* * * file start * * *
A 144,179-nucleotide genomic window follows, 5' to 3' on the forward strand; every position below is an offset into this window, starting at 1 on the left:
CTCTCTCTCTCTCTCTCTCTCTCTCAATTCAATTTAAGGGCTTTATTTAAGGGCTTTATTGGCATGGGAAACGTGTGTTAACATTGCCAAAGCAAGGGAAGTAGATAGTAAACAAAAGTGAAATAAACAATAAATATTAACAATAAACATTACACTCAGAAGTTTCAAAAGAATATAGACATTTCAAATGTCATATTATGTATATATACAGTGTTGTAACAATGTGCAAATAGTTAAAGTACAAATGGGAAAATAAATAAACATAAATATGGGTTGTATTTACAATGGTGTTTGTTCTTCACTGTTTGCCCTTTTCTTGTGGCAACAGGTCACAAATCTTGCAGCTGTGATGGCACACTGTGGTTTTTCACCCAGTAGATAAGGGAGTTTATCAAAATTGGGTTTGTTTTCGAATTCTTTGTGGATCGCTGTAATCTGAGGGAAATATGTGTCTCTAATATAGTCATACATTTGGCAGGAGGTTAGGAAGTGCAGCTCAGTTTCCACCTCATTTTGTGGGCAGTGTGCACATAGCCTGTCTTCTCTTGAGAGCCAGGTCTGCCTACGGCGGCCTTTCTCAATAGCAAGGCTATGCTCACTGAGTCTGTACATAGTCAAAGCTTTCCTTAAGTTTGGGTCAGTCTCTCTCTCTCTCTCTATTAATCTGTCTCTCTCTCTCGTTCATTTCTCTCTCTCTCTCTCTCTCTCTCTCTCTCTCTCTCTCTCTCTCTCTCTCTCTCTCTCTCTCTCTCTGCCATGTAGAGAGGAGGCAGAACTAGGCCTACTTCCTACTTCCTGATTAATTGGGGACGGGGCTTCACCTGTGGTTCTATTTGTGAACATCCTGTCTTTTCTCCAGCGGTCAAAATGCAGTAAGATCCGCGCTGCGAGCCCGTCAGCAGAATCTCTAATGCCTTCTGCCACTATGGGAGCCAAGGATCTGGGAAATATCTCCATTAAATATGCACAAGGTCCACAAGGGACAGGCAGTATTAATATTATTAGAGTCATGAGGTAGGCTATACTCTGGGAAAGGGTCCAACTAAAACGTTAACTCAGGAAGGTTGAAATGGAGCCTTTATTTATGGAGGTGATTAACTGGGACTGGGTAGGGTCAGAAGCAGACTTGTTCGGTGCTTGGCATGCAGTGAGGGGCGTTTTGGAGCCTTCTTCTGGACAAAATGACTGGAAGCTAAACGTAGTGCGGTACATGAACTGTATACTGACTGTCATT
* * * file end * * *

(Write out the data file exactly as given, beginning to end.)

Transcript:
A 144,179-nucleotide genomic window follows, 5' to 3' on the forward strand; every position below is an offset into this window, starting at 1 on the left:
CTCTCTCTCTCTCTCTCTCTCTCTCAATTCAATTTAAGGGCTTTATTTAAGGGCTTTATTGGCATGGGAAACGTGTGTTAACATTGCCAAAGCAAGGGAAGTAGATAGTAAACAAAAGTGAAATAAACAATAAATATTAACAATAAACATTACACTCAGAAGTTTCAAAAGAATATAGACATTTCAAATGTCATATTATGTATATATACAGTGTTGTAACAATGTGCAAATAGTTAAAGTACAAATGGGAAAATAAATAAACATAAATATGGGTTGTATTTACAATGGTGTTTGTTCTTCACTGTTTGCCCTTTTCTTGTGGCAACAGGTCACAAATCTTGCAGCTGTGATGGCACACTGTGGTTTTTCACCCAGTAGATAAGGGAGTTTATCAAAATTGGGTTTGTTTTCGAATTCTTTGTGGATCGCTGTAATCTGAGGGAAATATGTGTCTCTAATATAGTCATACATTTGGCAGGAGGTTAGGAAGTGCAGCTCAGTTTCCACCTCATTTTGTGGGCAGTGTGCACATAGCCTGTCTTCTCTTGAGAGCCAGGTCTGCCTACGGCGGCCTTTCTCAATAGCAAGGCTATGCTCACTGAGTCTGTACATAGTCAAAGCTTTCCTTAAGTTTGGGTCAGTCTCTCTCTCTCTCTCTATTAATCTGTCTCTCTCTCTCGTTCATTTCTCTCTCTCTCTCTCTCTCTCTCTCTCTCTCTCTCTCTCTCTCTCTCTCTCTCTCTCTCTCTCTCTGCCATGTAGAGAGGAGGCAGAACTAGGCCTACTTCCTACTTCCTGATTAATTGGGGACGGGGCTTCACCTGTGGTTCTATTTGTGAACATCCTGTCTTTTCTCCAGCGGTCAAAATGCAGTAAGATCCGCGCTGCGAGCCCGTCAGCAGAATCTCTAATGCCTTCTGCCACTATGGGAGCCAAGGATCTGGGAAATATCTCCATTAAATATGCACAAGGTCCACAAGGGACAGGCAGTATTAATATTATTAGAGTCATGAGGTAGGCTATACTCTGGGAAAGGGTCCAACTAAAACGTTAACTCAGGAAGGTTGAAATGGAGCCTTTATTTATGGAGGTGATTAACTGGGACTGGGTAGGGTCAGAAGCAGACTTGTTCGGTGCTTGGCATGCAGTGAGGGGCGTTTTGGAGCCTTCTTCTGGACAAAATGACTGGAAGCTAAACGTAGTGCGGTACATGAACTGTATACTGACTGTCATT